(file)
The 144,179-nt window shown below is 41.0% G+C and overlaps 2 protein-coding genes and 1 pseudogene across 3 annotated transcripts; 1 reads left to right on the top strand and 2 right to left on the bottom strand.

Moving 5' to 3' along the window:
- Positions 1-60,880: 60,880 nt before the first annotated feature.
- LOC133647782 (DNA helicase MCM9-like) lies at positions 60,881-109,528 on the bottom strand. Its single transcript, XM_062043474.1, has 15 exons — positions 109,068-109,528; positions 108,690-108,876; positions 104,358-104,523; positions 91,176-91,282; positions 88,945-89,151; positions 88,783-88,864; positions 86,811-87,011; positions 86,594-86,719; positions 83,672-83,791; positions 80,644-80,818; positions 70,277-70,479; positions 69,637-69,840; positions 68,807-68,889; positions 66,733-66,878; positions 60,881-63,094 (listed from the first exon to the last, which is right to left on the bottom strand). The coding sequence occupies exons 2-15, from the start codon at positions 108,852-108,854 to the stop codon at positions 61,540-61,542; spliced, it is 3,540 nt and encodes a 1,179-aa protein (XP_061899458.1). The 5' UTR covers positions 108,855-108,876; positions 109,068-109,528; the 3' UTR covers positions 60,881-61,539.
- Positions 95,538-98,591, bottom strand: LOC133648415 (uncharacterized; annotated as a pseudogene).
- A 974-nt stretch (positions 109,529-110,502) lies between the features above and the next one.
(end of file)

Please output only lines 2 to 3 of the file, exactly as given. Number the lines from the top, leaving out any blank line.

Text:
Moving 5' to 3' along the window:
- Positions 1-60,880: 60,880 nt before the first annotated feature.